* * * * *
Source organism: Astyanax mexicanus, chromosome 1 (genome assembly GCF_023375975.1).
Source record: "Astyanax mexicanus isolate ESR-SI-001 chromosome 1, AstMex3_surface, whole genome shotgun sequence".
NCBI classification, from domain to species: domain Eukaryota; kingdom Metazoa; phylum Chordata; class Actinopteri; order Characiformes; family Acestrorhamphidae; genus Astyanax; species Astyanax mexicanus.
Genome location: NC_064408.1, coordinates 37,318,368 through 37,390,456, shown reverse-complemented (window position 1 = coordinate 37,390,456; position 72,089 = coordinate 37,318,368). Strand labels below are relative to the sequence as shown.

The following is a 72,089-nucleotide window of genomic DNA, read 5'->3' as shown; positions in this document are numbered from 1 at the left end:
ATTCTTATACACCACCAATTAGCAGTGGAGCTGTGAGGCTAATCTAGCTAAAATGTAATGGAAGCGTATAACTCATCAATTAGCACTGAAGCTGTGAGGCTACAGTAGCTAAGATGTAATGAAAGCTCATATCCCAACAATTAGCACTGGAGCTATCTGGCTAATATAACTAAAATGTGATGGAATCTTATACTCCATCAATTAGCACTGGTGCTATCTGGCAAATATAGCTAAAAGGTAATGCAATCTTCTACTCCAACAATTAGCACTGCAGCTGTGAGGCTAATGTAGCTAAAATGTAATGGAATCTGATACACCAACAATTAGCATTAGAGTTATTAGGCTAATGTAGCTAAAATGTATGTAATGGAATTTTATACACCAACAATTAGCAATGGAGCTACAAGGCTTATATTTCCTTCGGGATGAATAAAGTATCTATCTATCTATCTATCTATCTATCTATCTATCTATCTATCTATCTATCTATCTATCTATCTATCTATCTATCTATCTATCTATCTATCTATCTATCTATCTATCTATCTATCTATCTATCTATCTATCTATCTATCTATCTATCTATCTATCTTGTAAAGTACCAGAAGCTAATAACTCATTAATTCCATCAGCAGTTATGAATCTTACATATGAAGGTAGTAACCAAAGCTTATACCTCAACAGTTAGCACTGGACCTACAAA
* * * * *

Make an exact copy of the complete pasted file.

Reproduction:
Source organism: Astyanax mexicanus, chromosome 1 (genome assembly GCF_023375975.1).
Source record: "Astyanax mexicanus isolate ESR-SI-001 chromosome 1, AstMex3_surface, whole genome shotgun sequence".
NCBI classification, from domain to species: domain Eukaryota; kingdom Metazoa; phylum Chordata; class Actinopteri; order Characiformes; family Acestrorhamphidae; genus Astyanax; species Astyanax mexicanus.
Genome location: NC_064408.1, coordinates 37,318,368 through 37,390,456, shown reverse-complemented (window position 1 = coordinate 37,390,456; position 72,089 = coordinate 37,318,368). Strand labels below are relative to the sequence as shown.

The following is a 72,089-nucleotide window of genomic DNA, read 5'->3' as shown; positions in this document are numbered from 1 at the left end:
ATTCTTATACACCACCAATTAGCAGTGGAGCTGTGAGGCTAATCTAGCTAAAATGTAATGGAAGCGTATAACTCATCAATTAGCACTGAAGCTGTGAGGCTACAGTAGCTAAGATGTAATGAAAGCTCATATCCCAACAATTAGCACTGGAGCTATCTGGCTAATATAACTAAAATGTGATGGAATCTTATACTCCATCAATTAGCACTGGTGCTATCTGGCAAATATAGCTAAAAGGTAATGCAATCTTCTACTCCAACAATTAGCACTGCAGCTGTGAGGCTAATGTAGCTAAAATGTAATGGAATCTGATACACCAACAATTAGCATTAGAGTTATTAGGCTAATGTAGCTAAAATGTATGTAATGGAATTTTATACACCAACAATTAGCAATGGAGCTACAAGGCTTATATTTCCTTCGGGATGAATAAAGTATCTATCTATCTATCTATCTATCTATCTATCTATCTATCTATCTATCTATCTATCTATCTATCTATCTATCTATCTATCTATCTATCTATCTATCTATCTATCTATCTATCTATCTATCTATCTATCTATCTATCTATCTATCTATCTATCTATCTTGTAAAGTACCAGAAGCTAATAACTCATTAATTCCATCAGCAGTTATGAATCTTACATATGAAGGTAGTAACCAAAGCTTATACCTCAACAGTTAGCACTGGACCTACAAA